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Twenty years since Rathlin Island's first crime, it's 'not a place where you'd get away with something'

In the last two decades, there has been a surge in tourism and a baby boom – but very little crime.

Image: Shutterstock/Spumador

ON 23 JULY, 1997, a crime was reported on Rathlin Island for the first time in living memory.

According to an RTÉ broadcast from that day, a group of teenagers from the mainland stole a car from outside a guesthouse on the island, which is off the coast of Co Antrim. The youths went joyriding before dumping the car in the harbour.

A new ferry service had just been launched, making the island more accessible to visitors. Resident Mary Cecil told RTÉ in 1997 that it brought about “profound changes”.

“You just can’t leave your property unprotected now, it’s a just a very sad thing.”

Twenty years on, the island has experienced a surge in tourism – but not in crime.

Sinn Féin councillor Cara McShane said it is rare, if ever, that the police have to deal with an issue on the island.

“People rely on the tourism in the high season so they can survive in the winter, so people look after their environment and they look after each other,” she said.

shutterstock_302601455 Source: Spumador/Shutterstock

The population on the island has also grown, with around 145 people living there on a permanent basis, and McShane said there has been a “baby boom” in recent years.

“The school is actually just in the process of getting additional space for a preschool and storage. It’s great to see that young people are staying on the island.”

She said representatives “fight battles” to ensure that people who are born on Rathlin Island, and who grew up there, can remain there as adults, earn a living and start their own families.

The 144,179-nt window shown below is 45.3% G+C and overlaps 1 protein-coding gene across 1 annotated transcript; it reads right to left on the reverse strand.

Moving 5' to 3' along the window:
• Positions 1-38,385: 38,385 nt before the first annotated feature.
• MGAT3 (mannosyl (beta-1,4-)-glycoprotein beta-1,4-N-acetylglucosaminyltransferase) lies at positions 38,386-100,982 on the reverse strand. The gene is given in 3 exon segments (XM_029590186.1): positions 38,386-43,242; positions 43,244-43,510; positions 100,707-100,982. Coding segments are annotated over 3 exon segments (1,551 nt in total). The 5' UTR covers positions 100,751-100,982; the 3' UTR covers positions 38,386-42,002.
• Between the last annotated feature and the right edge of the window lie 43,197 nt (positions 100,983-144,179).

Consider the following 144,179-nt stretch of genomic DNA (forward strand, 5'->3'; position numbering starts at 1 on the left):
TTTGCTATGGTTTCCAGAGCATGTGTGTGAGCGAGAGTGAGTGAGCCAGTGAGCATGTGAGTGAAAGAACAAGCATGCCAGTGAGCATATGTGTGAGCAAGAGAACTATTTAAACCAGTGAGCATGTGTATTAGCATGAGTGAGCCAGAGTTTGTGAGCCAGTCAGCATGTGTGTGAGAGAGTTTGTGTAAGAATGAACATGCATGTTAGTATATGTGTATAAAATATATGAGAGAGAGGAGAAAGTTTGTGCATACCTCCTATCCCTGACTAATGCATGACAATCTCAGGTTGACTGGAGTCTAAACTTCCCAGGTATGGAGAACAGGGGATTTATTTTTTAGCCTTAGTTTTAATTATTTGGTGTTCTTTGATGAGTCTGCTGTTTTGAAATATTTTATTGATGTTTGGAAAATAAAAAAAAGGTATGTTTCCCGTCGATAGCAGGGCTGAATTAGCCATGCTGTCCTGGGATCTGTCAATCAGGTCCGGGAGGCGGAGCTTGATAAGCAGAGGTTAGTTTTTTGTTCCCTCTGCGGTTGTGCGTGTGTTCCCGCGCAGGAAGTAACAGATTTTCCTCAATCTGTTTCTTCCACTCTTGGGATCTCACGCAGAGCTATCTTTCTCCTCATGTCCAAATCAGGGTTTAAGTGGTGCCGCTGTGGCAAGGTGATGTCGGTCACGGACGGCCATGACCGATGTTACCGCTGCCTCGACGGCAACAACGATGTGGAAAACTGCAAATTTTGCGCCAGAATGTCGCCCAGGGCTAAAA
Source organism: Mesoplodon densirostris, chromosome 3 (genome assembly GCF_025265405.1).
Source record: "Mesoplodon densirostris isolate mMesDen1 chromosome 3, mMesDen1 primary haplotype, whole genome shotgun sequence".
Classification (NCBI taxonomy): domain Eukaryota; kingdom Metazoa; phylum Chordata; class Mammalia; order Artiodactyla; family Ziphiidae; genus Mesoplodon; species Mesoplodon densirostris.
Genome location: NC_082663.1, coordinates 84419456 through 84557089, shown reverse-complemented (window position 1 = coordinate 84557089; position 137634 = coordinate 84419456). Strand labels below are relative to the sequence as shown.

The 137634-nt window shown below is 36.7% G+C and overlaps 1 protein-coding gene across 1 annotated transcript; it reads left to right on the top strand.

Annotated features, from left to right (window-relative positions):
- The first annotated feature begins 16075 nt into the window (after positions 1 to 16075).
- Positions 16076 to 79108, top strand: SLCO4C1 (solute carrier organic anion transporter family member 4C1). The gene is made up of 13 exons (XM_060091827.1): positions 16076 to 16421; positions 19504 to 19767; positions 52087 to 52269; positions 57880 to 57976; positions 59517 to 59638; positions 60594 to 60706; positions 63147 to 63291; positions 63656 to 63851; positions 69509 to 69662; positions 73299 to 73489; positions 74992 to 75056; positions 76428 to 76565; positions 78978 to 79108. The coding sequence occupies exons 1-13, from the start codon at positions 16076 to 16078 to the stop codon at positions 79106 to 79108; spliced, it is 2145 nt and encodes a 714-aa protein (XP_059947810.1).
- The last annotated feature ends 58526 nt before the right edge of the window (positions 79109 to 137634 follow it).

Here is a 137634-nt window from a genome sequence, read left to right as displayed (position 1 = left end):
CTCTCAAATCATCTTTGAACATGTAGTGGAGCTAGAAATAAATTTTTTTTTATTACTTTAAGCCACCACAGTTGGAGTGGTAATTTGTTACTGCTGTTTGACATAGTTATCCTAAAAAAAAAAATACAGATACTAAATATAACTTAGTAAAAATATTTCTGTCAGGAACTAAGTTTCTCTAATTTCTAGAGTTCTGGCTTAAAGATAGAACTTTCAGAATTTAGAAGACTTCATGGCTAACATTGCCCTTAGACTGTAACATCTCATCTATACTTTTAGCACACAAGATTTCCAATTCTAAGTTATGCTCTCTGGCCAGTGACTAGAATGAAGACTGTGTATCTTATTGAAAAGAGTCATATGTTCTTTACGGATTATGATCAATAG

DUP councillor Michelle Knight-McQuillan said the community has “really embraced” the surge in tourism and has capitalised on it as a way of keeping the island self-sufficient.

“It’s not a very big place, so they are limited in how they can improve their economy,” she explained. “The funny thing about Rathlin is that people don’t just have one job, they have two or three jobs. The guy who brings you across on the ferry is also the fireman”.

shutterstock_301439237 The Rathlin Island ferry centre. Source: Spumador/Shutterstock

She said a number of small indigenous businesses have opened up and a hostel also opened on the island in recent years.

As for crime, Knight-McQuillan said Rathlin is “still a very safe place” 20 years in from its first reported crime.

“Everybody knows everybody. If someone new arrives on the island, everyone knows,” she said. ”

So, it’s not the sort of place you could get away with something. It wouldn’t be hard to figure out if there was a crime.”

Read: Craft breweries will be allowed sell drink on tours under a new law>

Read: ‘We want to attract people to the region. Cars getting broken into like this does not look good’>

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